By Donna Jolly, CSA
Deputy Executive Directory, American Gem Society
This morning, I felt a bit ambitious and decided to dig through a jewelry box that I hadn’t looked at in a while, to see if there were any pieces I wanted to clean or maybe take to my favorite jeweler and repurpose with a new design. The jewelry I keep in this box is more of the memento kind—jewelry passed down that is not really my taste, or jewelry I bought years ago and no longer wear. Much of it is costume jewelry. In fact, I’m not sure any of the jewelry in this box could be considered fine jewelry. Maybe semi-fine at best.
Inside the box is a blue broach that once belonged to my mother. It looks like something that came from a department store in the 50s or 60s. It’s a pretty blue, and having worked around gemologists for a number of years, I know it’s not a real gem as it is a rather odd shade of blue for a precious stone. It’s blue like the sky, late in the afternoon on a cold wintery day. It’s not warm like a sapphire, yet is too deep for an aquamarine. I’ve never worn this broach, but I’ve always liked it. I can imagine my mother wearing it when she was younger, making the perfect accent to whatever pretty dress she might be wearing. In fact, I have a vague memory—so vague it may not be real—of her wearing this with a dark blue dress that was cinched at the waist with a thin belt. I can see the broach on her chest, just above her heart. In my mind, she looks happy and flirty, and this old piece of jewelry, no doubt, has something to do with that.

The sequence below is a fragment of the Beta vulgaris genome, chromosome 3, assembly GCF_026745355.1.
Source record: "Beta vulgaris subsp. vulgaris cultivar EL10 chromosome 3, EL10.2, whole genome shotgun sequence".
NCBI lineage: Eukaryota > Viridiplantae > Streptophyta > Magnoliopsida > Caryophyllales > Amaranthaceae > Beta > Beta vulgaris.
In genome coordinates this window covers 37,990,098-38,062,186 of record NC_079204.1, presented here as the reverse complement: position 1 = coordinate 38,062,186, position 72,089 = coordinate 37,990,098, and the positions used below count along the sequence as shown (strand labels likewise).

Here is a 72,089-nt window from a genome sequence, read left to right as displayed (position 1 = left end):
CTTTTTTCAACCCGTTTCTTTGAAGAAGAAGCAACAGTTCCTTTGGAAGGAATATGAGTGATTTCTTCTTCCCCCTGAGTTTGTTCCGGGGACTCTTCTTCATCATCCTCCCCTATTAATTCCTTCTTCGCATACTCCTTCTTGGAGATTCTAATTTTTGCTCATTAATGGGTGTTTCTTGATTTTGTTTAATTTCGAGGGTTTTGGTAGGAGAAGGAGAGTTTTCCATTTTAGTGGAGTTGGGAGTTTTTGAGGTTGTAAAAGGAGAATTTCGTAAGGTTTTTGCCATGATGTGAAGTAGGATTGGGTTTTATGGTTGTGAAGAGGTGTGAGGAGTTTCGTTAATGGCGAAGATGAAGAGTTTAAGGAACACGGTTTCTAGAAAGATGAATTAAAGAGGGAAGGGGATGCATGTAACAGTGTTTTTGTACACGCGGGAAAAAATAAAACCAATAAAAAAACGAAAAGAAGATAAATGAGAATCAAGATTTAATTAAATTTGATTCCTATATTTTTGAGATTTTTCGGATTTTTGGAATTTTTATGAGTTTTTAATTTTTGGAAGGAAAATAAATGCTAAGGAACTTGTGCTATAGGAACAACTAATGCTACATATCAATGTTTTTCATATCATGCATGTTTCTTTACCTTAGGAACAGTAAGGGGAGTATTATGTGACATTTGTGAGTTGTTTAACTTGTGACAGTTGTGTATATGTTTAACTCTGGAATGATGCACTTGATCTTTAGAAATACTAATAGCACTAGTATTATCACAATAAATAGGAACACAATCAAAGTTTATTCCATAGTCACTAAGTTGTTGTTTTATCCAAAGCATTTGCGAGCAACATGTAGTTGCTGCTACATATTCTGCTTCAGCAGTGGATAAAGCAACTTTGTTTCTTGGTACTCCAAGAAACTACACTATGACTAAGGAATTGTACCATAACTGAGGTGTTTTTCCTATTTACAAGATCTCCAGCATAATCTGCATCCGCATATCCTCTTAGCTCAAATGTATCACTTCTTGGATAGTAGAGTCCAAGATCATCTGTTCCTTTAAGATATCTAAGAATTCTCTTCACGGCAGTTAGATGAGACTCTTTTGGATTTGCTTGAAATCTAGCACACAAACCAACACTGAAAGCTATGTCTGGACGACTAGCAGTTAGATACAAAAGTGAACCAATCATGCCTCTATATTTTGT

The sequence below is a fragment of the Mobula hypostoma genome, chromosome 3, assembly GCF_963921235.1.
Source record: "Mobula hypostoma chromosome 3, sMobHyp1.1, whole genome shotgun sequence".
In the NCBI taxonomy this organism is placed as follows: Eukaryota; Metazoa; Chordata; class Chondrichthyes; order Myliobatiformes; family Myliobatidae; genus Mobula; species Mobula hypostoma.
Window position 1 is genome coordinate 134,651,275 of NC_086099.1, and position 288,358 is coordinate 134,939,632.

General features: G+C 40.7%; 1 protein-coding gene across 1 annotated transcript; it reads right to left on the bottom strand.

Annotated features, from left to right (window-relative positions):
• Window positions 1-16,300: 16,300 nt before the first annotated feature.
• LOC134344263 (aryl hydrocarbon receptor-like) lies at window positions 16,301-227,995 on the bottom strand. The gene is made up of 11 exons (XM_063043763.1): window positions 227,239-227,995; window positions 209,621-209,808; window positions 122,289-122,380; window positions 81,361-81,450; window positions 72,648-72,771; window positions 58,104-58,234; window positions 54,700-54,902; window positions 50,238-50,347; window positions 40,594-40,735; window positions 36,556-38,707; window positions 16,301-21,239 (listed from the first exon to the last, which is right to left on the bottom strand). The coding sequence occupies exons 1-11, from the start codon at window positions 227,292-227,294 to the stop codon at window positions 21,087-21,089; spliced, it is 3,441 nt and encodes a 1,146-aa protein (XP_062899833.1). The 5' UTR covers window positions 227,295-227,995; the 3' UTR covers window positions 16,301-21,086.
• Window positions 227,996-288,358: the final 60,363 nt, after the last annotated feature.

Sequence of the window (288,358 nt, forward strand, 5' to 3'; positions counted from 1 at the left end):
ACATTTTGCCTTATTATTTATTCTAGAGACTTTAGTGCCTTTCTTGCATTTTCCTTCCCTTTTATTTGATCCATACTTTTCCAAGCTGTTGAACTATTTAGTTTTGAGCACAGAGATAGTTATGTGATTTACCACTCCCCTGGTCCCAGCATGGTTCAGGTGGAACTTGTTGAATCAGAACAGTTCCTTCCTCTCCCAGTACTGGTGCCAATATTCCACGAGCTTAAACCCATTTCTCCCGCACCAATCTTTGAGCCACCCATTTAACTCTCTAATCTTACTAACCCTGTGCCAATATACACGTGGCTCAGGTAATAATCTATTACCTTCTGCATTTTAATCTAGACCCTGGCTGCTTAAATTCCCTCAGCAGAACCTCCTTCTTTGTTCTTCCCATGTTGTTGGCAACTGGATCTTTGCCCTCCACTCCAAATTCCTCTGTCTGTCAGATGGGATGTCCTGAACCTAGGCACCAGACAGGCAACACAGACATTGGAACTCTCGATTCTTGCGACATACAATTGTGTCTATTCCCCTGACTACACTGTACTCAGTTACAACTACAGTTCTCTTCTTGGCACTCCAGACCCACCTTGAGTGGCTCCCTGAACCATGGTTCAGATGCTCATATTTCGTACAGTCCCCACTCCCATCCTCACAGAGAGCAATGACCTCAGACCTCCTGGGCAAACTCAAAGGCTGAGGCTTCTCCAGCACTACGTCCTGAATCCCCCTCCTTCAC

The item that really brought back memories—very vivid, real ones—was a necklace my parents gave me decades ago when I was in my teens. It was my first piece of “fine” jewelry. I remember unwrapping the gift and feeling completely caught off guard when I saw what my parents had given me. It was a gold necklace with a double heart pendant, and small pearl in the center. It was the epitome of what a “sweet” necklace would look like and very fitting for a southern girl in her early teens.
I loved it instantly. It made me feel a little more grown up than I was, and pretty and feminine, and . . . it made me feel loved. I know. You can’t buy love, but that day, on that cold Christmas morning so long ago I won’t tell you (because then you can figure out my age) I opened a present from her mama and daddy, and for just a second, all in our world was as it should be. Whatever teenage fights I had with my parents back then (YOU WON’T LET ME STAY OUT LATE!) fell away and were forgotten with the amnesia that a perfect gift brings.
At some point, I outgrew this necklace; probably sooner than later. Either me or my mother, though, had the foresight to put it back in its original box and tuck it away, and over the years, despite my numerous moves, from my hometown to San Francisco to Las Vegas, to LA, back to Vegas, I carried that jewelry with me. My parents are both gone now, but if I want to feel the love they had for me, and I for them, I only have to do one thing. Open my jewelry box.